Redux with Code-Splitting and Type Checking

Before We Get Started

This article assumes a working knowledge of Redux, React, React-Redux, TypeScript, and uses a little bit of Lodash for convenience. If you’re not familiar with those subjects, you might need to do some Googling. You can find the final version of all the code here. Also, follow me on Twitter @MatthewGerstman.


Redux has become the go-to state management system for React applications. While plenty of material exists about Redux best practices in Single Page Applications (SPAs), there isn’t a lot of material on putting together a store for a large, monolithic application.

What happens when you only need a few reducers on each page, but it could be any permutation of the total number of reducers you support? How do you code-split your store so you’re not serving unnecessary JavaScript on a single page? And while you’re working on code splitting, how do you get it to play nicely with TypeScript so that you can trust what’s going in and coming out of the store?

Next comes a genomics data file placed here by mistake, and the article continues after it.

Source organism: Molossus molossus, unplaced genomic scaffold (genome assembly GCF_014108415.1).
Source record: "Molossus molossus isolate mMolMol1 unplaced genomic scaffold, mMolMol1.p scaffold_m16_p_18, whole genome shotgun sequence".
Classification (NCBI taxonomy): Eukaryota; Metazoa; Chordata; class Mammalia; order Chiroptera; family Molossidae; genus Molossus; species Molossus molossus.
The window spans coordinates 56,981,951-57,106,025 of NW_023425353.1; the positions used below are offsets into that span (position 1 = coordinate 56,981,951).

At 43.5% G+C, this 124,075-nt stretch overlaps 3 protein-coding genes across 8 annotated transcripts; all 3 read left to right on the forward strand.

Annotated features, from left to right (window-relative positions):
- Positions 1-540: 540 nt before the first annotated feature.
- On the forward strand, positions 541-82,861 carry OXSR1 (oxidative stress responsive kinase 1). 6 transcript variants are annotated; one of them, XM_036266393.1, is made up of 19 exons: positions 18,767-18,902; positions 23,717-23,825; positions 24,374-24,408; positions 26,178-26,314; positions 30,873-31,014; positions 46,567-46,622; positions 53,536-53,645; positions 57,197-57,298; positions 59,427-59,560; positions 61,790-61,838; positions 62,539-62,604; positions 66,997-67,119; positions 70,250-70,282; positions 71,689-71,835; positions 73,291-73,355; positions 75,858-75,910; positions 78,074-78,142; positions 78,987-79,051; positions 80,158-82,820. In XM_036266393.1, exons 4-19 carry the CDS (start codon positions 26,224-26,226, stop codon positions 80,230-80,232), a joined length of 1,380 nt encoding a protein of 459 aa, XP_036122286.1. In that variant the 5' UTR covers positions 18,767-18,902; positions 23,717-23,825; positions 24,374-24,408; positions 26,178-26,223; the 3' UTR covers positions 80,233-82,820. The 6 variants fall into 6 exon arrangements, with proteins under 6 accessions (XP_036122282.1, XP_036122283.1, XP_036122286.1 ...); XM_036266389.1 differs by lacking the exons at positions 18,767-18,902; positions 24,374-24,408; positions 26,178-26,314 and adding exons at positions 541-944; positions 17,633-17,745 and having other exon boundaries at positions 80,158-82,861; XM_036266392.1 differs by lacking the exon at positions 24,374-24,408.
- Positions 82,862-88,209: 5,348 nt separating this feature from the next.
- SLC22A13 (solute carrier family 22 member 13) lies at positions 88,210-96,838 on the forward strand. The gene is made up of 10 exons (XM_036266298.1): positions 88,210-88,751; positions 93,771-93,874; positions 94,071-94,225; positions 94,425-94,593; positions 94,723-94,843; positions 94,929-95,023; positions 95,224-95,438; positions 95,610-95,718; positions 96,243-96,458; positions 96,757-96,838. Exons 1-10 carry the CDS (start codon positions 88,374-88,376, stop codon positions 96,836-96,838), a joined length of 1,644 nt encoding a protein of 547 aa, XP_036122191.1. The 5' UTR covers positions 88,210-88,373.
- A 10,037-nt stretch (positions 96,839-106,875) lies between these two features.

The Architecture

Before we dive into code, let’s outline the architecture we’re about to build.

We need to create the store in such a way that we can register reducers asynchronously. This allows us to async load code associated with those reducers.

We need to type the store in such a way that it knows about all possible reducers we can register. This allows us to ensure static typing of all components at runtime.

Creating the Store

In order to code split, we need to instantiate the store in a way that allows us to register reducers after store creation. We start with the following code:

What’s going on here? We’re instantiating the store with the file and we’ve also exported two functions. One called getStore, which is simply a wrapper around the store and doesn’t need much further explanation, and registerReducer.

registerReducer is the more interesting function. We maintain a map of existing reducers internal to the module and then replace add new ones as they come in. We then call replaceReducer on the store and replace it wholesale. replaceReducer is smart enough to maintain the state of the reducers that were previously there and fires an INIT action for the new ones to populate their default state.